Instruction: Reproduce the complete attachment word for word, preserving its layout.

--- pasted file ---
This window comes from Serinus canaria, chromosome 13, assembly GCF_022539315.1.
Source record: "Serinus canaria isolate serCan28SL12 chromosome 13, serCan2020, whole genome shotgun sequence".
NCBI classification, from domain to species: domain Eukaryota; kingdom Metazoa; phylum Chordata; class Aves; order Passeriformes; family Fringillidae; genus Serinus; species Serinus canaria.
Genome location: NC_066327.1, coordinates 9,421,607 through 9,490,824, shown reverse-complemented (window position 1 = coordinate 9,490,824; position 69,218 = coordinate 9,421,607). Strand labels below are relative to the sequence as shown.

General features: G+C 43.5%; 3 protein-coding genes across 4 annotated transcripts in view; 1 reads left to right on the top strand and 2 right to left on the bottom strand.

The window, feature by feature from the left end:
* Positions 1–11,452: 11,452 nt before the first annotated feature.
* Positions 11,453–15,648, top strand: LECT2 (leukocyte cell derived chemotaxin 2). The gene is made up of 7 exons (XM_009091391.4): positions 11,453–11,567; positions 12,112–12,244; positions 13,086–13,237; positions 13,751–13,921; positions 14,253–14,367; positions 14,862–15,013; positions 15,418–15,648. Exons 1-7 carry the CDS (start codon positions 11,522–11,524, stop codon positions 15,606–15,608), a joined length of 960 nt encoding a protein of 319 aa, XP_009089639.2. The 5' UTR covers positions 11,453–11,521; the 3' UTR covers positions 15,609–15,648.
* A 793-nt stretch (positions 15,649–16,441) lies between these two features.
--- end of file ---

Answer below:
This window comes from Serinus canaria, chromosome 13, assembly GCF_022539315.1.
Source record: "Serinus canaria isolate serCan28SL12 chromosome 13, serCan2020, whole genome shotgun sequence".
NCBI classification, from domain to species: domain Eukaryota; kingdom Metazoa; phylum Chordata; class Aves; order Passeriformes; family Fringillidae; genus Serinus; species Serinus canaria.
Genome location: NC_066327.1, coordinates 9,421,607 through 9,490,824, shown reverse-complemented (window position 1 = coordinate 9,490,824; position 69,218 = coordinate 9,421,607). Strand labels below are relative to the sequence as shown.

General features: G+C 43.5%; 3 protein-coding genes across 4 annotated transcripts in view; 1 reads left to right on the top strand and 2 right to left on the bottom strand.

The window, feature by feature from the left end:
* Positions 1–11,452: 11,452 nt before the first annotated feature.
* Positions 11,453–15,648, top strand: LECT2 (leukocyte cell derived chemotaxin 2). The gene is made up of 7 exons (XM_009091391.4): positions 11,453–11,567; positions 12,112–12,244; positions 13,086–13,237; positions 13,751–13,921; positions 14,253–14,367; positions 14,862–15,013; positions 15,418–15,648. Exons 1-7 carry the CDS (start codon positions 11,522–11,524, stop codon positions 15,606–15,608), a joined length of 960 nt encoding a protein of 319 aa, XP_009089639.2. The 5' UTR covers positions 11,453–11,521; the 3' UTR covers positions 15,609–15,648.
* A 793-nt stretch (positions 15,649–16,441) lies between these two features.